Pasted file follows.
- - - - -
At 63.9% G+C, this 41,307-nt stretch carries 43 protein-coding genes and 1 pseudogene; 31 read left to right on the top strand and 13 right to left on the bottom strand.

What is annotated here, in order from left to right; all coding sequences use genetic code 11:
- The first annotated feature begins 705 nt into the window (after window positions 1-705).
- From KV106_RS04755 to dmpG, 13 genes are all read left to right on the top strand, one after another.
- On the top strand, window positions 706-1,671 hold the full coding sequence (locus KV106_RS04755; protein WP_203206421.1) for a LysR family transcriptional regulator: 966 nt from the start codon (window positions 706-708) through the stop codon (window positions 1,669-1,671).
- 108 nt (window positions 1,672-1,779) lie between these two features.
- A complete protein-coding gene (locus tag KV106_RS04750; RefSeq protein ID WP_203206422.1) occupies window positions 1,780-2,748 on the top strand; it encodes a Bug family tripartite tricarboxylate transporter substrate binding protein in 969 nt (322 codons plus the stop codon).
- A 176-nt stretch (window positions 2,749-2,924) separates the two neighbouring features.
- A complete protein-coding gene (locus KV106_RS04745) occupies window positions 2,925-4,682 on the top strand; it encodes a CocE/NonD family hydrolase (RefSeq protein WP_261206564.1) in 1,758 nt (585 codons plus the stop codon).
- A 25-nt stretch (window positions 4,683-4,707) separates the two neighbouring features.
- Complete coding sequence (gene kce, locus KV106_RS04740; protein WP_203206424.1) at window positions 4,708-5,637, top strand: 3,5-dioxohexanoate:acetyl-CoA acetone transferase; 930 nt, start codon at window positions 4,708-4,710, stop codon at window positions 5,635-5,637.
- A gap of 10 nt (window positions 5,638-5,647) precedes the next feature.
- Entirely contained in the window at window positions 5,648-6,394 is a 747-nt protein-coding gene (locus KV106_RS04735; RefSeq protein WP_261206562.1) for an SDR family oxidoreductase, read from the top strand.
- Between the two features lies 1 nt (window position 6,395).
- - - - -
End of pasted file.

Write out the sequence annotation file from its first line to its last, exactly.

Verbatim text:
At 63.9% G+C, this 41,307-nt stretch carries 43 protein-coding genes and 1 pseudogene; 31 read left to right on the top strand and 13 right to left on the bottom strand.

What is annotated here, in order from left to right; all coding sequences use genetic code 11:
- The first annotated feature begins 705 nt into the window (after window positions 1-705).
- From KV106_RS04755 to dmpG, 13 genes are all read left to right on the top strand, one after another.
- On the top strand, window positions 706-1,671 hold the full coding sequence (locus KV106_RS04755; protein WP_203206421.1) for a LysR family transcriptional regulator: 966 nt from the start codon (window positions 706-708) through the stop codon (window positions 1,669-1,671).
- 108 nt (window positions 1,672-1,779) lie between these two features.
- A complete protein-coding gene (locus tag KV106_RS04750; RefSeq protein ID WP_203206422.1) occupies window positions 1,780-2,748 on the top strand; it encodes a Bug family tripartite tricarboxylate transporter substrate binding protein in 969 nt (322 codons plus the stop codon).
- A 176-nt stretch (window positions 2,749-2,924) separates the two neighbouring features.
- A complete protein-coding gene (locus KV106_RS04745) occupies window positions 2,925-4,682 on the top strand; it encodes a CocE/NonD family hydrolase (RefSeq protein WP_261206564.1) in 1,758 nt (585 codons plus the stop codon).
- A 25-nt stretch (window positions 4,683-4,707) separates the two neighbouring features.
- Complete coding sequence (gene kce, locus KV106_RS04740; protein WP_203206424.1) at window positions 4,708-5,637, top strand: 3,5-dioxohexanoate:acetyl-CoA acetone transferase; 930 nt, start codon at window positions 4,708-4,710, stop codon at window positions 5,635-5,637.
- A gap of 10 nt (window positions 5,638-5,647) precedes the next feature.
- Entirely contained in the window at window positions 5,648-6,394 is a 747-nt protein-coding gene (locus KV106_RS04735; RefSeq protein WP_261206562.1) for an SDR family oxidoreductase, read from the top strand.
- Between the two features lies 1 nt (window position 6,395).